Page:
It’s not just Texas.
PHOENIX — From Wickenburg to Eagar, streets in cities and towns across Arizona are falling into disrepair because there’s not enough money to keep them in shape.
Some cities are barely able to pay for routine maintenance, let alone build new roads to keep up with growth. Others, such as Eager, can’t even afford to fill the cracks in streets.
Municipalities rely on the state to fund road projects, but that funding no longer is keeping up with the soaring costs and rising demands of road work.
“When the money is not meeting the needs for growth, and infrastructure is crumbling, I don’t know how to say it differently — it’s bad,” said Tom Belshe, deputy director of the League of Arizona Cities and Towns.
The longer Arizona’s roads go without repair, the worse they become and the more it will cost to fix them. The cost of highway and street construction jumped 66 percent since 2000 and is still rising, according to the U.S. Bureau of Labor Statistics.
“The local municipalities are struggling just like the state trying to address their transportation need,” said Victor Mendez, director of the Arizona Department of Transportation.
In his new book, “Free Lunch,” David Cay Johnston points out that county and city governments have been giving away their tax base to chain stores and other boondoggles for a couple of decades now. The typical deal has the local government giving Home Depot or Target the land; building the structure to suit; financing the whole with municipal bonds issued by banks that are often connected to the chain store; and then allowing the store to keep the sales tax collected in the store to pay off the bonds. And if the store sits on government-owned land, they don’t pay a penny of property tax, either.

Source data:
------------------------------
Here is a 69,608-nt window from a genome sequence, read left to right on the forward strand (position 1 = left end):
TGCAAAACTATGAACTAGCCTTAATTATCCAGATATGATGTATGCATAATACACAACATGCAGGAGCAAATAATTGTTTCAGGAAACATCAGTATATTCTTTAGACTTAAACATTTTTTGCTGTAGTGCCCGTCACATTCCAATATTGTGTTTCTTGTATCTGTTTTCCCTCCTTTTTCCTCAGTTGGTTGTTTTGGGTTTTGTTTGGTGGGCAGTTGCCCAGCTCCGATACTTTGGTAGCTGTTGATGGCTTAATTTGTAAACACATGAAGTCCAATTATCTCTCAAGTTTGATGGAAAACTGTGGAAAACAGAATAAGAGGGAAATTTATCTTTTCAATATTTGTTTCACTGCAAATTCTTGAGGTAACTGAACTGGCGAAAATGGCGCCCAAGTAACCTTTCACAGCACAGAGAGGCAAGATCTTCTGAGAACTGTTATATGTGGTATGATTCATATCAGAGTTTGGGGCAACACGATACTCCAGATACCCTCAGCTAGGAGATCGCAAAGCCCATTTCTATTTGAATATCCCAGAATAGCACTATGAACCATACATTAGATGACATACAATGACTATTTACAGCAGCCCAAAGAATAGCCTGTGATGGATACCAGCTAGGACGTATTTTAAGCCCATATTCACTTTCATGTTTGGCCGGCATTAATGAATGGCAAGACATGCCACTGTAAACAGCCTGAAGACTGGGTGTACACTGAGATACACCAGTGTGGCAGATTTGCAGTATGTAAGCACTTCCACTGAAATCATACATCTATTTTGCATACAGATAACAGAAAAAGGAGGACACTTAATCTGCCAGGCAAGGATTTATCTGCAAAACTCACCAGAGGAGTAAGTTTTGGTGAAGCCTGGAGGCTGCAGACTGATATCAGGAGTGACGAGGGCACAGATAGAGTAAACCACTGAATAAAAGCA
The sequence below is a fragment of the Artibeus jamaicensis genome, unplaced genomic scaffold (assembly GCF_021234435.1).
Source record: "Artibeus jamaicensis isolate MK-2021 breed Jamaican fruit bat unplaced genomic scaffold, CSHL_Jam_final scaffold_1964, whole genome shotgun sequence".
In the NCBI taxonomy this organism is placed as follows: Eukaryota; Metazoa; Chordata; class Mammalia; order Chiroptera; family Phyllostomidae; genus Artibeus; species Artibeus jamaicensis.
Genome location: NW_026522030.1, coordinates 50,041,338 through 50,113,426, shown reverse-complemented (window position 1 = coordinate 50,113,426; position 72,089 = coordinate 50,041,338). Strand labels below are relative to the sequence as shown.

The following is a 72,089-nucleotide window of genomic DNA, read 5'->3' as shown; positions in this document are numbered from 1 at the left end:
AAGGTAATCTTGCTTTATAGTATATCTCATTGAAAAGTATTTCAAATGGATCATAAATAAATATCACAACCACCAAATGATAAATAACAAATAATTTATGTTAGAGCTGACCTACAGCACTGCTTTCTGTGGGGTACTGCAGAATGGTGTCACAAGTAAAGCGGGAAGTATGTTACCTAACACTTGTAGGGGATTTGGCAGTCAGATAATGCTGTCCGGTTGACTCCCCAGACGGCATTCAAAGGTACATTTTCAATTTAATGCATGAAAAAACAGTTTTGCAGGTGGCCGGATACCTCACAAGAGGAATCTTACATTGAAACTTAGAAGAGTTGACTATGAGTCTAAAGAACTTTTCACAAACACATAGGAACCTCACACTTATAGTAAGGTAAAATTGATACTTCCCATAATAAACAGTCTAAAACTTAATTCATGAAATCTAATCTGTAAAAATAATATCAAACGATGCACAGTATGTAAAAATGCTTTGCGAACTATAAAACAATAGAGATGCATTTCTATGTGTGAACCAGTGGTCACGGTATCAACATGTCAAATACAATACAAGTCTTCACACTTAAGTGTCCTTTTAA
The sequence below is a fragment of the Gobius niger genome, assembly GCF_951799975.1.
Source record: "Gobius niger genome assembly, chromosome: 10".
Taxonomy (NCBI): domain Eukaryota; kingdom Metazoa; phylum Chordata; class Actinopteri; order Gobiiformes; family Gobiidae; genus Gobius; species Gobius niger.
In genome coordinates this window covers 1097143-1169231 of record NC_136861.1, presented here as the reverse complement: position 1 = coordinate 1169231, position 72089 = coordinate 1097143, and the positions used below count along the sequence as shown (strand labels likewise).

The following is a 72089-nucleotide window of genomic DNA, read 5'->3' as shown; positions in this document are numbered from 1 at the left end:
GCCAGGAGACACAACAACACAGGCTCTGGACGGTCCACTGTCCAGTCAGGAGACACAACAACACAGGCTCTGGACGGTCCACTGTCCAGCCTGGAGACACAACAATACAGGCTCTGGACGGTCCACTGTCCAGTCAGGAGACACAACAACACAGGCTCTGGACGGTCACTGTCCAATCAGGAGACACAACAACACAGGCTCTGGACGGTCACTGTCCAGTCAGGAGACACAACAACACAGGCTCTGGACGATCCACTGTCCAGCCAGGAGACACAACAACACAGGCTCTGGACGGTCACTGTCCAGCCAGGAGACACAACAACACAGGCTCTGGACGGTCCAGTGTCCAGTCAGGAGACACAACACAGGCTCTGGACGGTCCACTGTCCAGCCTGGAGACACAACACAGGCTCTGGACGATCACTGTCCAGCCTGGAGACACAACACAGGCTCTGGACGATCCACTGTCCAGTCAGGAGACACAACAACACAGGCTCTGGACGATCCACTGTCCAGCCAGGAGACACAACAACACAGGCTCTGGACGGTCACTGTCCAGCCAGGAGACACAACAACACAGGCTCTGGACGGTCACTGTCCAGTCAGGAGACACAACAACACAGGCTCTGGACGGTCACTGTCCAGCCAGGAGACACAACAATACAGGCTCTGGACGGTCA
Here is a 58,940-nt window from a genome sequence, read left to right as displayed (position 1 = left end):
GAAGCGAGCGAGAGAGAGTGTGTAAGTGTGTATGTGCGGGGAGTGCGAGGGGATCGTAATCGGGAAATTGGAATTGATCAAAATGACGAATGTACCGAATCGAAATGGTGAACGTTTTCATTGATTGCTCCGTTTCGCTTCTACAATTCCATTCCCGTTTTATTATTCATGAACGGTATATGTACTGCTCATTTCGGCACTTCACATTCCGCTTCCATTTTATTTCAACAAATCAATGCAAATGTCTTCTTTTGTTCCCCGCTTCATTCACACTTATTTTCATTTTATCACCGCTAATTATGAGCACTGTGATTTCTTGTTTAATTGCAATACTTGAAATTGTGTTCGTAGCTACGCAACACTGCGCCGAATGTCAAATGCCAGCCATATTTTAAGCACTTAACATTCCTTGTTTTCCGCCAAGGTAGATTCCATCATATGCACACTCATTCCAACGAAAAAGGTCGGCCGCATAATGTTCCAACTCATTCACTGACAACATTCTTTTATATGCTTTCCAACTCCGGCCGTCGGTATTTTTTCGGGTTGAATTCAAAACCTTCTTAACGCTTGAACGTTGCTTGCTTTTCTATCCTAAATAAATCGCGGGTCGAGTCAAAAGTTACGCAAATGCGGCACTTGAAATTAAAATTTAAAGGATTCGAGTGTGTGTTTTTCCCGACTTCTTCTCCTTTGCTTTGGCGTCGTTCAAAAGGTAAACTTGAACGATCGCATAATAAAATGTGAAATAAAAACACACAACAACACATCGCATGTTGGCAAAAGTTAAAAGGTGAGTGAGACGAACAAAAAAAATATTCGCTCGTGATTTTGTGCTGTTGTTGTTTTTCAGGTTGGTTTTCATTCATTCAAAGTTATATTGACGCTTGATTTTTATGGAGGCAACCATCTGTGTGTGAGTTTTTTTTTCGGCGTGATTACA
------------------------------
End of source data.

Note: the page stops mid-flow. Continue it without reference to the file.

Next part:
Why would any sane city council or county board take a deal like this? Because the chain stores manage to convince them that people will be pouring in from 50 miles around to shop at Wal-Mart — and while they’re in town, they’ll hit Main Street, too, and eat at the diner, and fill up the tank. And then there are all those great service jobs they’ll be bringing in, too.
Not one of these promises ever turns out to be quite as advertised. The Wal-Mart shoppers never set foot downtown. The “great jobs” often pay less than the local diner and hardware store did before they were driven under. The tax base collapses as the local stores fail; and the big boxes don’t pay anything remotely like their fair share. For all the energy conservatives have put into selling the romance of small-town American values, they’ve done a very thorough job of killing actual Mayberries from coast to coast.
After all: if there’s nothing left on Main Street, why does it even need paving?